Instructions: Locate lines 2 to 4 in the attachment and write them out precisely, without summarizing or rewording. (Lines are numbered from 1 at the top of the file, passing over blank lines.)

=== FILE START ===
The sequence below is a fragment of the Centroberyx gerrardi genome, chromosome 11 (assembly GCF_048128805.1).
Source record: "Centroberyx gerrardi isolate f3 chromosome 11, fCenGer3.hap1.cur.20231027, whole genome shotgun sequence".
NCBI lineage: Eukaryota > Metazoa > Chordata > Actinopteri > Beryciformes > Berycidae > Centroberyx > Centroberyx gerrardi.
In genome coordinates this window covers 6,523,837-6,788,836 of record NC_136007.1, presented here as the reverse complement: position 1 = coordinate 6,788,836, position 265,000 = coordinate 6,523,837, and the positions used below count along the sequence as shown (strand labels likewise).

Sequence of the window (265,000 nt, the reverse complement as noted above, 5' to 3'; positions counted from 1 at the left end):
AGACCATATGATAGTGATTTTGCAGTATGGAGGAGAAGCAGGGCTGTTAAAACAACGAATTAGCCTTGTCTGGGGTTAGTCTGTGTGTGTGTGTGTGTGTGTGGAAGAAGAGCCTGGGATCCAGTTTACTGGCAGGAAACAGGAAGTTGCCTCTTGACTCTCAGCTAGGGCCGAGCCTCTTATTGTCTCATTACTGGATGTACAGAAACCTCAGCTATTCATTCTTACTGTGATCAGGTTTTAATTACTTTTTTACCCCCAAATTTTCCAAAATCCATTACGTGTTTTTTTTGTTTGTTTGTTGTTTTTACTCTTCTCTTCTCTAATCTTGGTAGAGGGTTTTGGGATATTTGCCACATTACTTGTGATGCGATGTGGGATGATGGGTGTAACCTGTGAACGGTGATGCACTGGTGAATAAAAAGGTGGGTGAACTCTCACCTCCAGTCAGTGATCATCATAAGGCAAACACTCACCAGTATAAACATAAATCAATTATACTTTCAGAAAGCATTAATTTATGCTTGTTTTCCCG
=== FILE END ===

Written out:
Source record: "Centroberyx gerrardi isolate f3 chromosome 11, fCenGer3.hap1.cur.20231027, whole genome shotgun sequence".
NCBI lineage: Eukaryota > Metazoa > Chordata > Actinopteri > Beryciformes > Berycidae > Centroberyx > Centroberyx gerrardi.
In genome coordinates this window covers 6,523,837-6,788,836 of record NC_136007.1, presented here as the reverse complement: position 1 = coordinate 6,788,836, position 265,000 = coordinate 6,523,837, and the positions used below count along the sequence as shown (strand labels likewise).